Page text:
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Taking Flight: An Interview with Deborah Harkin, author of Shared Crossing

Deborah Harkin

Deborah Harkin holds a PhD in Clinical Psychology and is licensed as a Marriage and Family Therapist in California. Dr. Harkin has worked and studied with William Peters, a leader in the field of end-of-life studies, founder of the Shared Crossing Project, and author of AT HEAVEN’S DOOR: What Shared Journeys to the Afterlife Teach about Dying Well and Living Better.

You can buy Shared Crossing here.

Are you a writer, too? Submit your manuscript to Atmosphere Press.


Tell us the story of your book’s title. Was it easy to find, or did it take forever?

I always knew that “shared crossing” would be part of my title. Shared crossing has become a term that describes extraordinary experiences that can be shared between the living and the dying towards the end of life.

Starting to write my memoir was, in part, a response to the book AT HEAVEN’S DOOR that my colleague William Peters, founder of the Shared Crossing Project, was writing. I wanted to situate my book within the field of end-of-life studies, and I also wanted to expand the conversation…to place the beautiful and awe-inspiring experiences that are possible, within the challenges of care-giving and the difficult choices we must make.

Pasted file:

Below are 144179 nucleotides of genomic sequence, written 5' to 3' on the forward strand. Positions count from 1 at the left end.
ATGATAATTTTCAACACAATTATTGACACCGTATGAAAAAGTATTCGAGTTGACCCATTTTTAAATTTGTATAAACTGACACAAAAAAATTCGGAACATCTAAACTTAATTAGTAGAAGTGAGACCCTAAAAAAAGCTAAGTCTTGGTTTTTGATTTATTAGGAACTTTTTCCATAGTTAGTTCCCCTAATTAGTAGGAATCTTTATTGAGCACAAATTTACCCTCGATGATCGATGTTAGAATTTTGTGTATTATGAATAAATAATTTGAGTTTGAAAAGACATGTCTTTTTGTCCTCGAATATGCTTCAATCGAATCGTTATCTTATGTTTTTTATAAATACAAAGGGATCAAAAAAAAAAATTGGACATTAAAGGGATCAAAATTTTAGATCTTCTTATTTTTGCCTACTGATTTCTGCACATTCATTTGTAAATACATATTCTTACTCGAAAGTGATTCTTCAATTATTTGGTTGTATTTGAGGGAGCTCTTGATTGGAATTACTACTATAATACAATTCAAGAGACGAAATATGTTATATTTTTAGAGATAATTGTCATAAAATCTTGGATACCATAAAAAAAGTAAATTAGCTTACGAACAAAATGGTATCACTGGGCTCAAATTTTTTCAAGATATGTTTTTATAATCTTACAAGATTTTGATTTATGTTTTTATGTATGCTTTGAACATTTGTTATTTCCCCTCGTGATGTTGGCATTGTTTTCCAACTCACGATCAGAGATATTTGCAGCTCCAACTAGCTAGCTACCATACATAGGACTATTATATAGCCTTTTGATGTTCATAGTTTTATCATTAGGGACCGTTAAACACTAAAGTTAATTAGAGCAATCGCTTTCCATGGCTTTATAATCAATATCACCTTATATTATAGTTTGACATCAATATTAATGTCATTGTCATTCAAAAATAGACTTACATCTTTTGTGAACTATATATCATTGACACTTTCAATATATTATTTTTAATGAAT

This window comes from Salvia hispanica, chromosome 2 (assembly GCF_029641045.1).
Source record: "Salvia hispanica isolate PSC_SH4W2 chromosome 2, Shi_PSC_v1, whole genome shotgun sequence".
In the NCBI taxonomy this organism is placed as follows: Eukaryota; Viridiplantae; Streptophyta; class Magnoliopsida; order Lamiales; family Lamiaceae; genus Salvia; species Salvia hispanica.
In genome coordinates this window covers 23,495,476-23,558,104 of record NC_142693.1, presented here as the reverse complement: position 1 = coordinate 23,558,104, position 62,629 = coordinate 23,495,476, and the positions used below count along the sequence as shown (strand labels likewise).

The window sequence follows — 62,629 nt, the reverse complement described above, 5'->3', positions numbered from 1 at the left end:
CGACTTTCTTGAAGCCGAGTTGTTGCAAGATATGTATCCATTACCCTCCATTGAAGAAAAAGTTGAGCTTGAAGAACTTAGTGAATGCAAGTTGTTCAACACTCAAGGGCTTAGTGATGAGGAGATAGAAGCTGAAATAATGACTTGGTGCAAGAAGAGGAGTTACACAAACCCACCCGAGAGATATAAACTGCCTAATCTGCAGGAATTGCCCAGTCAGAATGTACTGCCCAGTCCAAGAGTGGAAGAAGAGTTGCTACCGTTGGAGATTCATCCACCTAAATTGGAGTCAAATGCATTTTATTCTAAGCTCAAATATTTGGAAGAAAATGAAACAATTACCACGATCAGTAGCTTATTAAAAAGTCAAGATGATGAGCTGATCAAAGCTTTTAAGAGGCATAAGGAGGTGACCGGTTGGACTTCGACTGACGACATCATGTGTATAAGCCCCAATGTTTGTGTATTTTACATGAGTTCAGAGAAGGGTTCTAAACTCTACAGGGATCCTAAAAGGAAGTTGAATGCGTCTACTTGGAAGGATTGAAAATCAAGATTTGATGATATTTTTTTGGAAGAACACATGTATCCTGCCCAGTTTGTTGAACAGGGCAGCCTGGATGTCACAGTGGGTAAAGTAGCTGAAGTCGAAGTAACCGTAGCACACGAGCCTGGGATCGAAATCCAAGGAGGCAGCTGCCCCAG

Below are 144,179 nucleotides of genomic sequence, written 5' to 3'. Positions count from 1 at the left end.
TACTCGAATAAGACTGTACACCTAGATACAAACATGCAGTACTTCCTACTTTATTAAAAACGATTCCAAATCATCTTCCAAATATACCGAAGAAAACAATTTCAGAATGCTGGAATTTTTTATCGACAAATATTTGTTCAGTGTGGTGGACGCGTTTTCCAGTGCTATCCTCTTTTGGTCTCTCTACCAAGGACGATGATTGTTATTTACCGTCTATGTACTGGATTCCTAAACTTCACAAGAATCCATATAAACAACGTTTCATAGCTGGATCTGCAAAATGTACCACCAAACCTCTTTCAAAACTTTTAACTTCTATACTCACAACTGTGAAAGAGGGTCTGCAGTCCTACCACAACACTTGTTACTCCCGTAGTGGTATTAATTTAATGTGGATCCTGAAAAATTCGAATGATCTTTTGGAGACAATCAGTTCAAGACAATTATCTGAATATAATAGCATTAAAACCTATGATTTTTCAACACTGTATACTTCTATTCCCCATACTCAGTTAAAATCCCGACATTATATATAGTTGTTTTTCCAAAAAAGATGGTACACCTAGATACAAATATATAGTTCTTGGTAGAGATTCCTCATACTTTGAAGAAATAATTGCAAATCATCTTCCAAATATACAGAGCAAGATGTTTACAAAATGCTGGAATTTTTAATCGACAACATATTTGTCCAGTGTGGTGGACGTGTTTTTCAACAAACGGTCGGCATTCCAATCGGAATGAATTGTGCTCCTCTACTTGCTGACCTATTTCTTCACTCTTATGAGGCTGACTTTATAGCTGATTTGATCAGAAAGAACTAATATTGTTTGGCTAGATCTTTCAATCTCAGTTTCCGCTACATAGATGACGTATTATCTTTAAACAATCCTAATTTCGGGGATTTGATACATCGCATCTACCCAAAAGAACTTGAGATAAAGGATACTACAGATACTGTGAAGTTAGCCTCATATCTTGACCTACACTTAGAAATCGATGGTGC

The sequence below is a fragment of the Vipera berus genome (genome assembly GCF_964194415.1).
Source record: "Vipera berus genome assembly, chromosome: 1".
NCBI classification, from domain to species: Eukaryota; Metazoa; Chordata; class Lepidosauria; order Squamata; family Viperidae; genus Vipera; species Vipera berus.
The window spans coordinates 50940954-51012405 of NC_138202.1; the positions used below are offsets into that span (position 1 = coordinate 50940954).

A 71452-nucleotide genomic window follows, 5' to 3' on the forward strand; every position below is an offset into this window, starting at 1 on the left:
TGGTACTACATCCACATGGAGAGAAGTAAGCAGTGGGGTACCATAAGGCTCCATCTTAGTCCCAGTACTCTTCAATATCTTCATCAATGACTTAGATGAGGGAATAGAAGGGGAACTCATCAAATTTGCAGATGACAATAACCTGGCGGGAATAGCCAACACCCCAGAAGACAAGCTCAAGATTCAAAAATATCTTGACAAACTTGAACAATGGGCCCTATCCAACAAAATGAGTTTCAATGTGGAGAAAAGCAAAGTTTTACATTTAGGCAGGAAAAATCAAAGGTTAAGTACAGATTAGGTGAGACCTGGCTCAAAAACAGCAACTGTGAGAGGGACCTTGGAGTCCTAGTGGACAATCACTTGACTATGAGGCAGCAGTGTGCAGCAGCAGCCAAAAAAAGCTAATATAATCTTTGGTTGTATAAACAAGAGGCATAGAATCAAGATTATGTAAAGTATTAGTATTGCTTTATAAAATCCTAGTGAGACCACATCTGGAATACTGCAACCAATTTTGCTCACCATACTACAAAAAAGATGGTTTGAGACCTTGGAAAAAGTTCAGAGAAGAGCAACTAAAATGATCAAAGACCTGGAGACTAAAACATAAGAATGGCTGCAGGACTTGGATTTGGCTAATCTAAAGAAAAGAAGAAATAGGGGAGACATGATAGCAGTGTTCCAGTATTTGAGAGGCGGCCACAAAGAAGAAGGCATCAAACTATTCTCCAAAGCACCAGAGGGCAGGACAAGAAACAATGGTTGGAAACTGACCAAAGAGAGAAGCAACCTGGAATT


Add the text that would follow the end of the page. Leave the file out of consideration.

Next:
How did it feel when you first saw your book cover? Or when you first held your book in your hands?

My book cover is very special. It is a picture of my mother as a young child around age six. She looks so angelic and maybe a little bit mischievous.

My memoir is about my journey with my mother that focuses on a three-year period during which I became her primary caregiver. In a sense, I became the mother. You could say that my book is our baby as it takes flight into the world.

Who/what made you want to write? Was there a particular person, or particular writers/works/art forms that influenced you?